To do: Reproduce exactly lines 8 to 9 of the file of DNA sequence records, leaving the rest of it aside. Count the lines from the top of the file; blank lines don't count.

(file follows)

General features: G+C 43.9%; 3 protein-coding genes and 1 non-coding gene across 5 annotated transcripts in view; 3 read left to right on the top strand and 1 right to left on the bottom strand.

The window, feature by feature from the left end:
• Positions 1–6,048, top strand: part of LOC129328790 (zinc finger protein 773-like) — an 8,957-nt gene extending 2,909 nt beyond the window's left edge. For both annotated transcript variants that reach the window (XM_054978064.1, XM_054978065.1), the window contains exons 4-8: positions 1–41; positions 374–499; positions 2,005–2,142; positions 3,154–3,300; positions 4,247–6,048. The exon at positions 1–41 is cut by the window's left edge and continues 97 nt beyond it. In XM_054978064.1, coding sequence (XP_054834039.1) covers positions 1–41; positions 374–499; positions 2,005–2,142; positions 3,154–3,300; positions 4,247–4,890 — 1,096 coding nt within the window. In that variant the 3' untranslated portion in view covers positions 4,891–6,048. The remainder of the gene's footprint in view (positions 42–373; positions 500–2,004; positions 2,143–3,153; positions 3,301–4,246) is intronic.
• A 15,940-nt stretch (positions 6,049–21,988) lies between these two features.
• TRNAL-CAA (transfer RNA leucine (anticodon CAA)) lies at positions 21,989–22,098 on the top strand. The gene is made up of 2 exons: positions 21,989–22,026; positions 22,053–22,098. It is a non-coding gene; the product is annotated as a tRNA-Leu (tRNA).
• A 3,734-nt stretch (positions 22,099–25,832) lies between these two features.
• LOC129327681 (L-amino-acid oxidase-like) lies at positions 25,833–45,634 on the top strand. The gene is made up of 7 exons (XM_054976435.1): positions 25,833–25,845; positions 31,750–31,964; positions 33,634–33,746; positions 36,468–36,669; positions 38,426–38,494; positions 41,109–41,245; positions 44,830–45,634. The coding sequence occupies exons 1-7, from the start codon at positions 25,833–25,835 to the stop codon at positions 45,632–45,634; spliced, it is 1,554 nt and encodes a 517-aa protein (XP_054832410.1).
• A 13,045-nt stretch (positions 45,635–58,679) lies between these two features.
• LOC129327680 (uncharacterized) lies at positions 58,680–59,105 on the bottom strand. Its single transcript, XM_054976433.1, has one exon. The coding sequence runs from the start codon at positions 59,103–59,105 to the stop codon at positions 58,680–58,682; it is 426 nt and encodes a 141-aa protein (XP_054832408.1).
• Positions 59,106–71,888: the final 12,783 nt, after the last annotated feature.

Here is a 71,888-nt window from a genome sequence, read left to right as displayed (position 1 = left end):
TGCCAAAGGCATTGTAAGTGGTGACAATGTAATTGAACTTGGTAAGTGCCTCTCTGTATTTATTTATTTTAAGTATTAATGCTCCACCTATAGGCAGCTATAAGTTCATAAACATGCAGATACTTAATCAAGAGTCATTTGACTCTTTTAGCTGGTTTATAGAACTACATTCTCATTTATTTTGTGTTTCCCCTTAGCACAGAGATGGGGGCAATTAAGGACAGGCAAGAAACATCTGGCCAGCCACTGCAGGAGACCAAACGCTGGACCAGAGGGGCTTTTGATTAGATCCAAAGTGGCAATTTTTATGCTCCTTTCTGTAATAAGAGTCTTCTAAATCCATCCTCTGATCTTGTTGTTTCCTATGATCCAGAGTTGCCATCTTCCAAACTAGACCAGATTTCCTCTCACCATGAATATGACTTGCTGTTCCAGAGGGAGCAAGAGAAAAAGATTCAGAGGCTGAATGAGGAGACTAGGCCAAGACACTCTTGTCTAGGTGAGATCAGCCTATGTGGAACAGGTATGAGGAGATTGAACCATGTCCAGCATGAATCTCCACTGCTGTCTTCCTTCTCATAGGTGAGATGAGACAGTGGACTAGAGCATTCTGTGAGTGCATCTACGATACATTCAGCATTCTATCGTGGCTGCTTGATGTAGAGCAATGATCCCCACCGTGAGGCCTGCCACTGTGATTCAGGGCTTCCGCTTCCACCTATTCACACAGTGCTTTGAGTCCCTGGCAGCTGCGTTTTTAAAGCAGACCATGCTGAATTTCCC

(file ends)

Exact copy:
• A 13,045-nt stretch (positions 45,635–58,679) lies between these two features.
• LOC129327680 (uncharacterized) lies at positions 58,680–59,105 on the bottom strand. Its single transcript, XM_054976433.1, has one exon. The coding sequence runs from the start codon at positions 59,103–59,105 to the stop codon at positions 58,680–58,682; it is 426 nt and encodes a 141-aa protein (XP_054832408.1).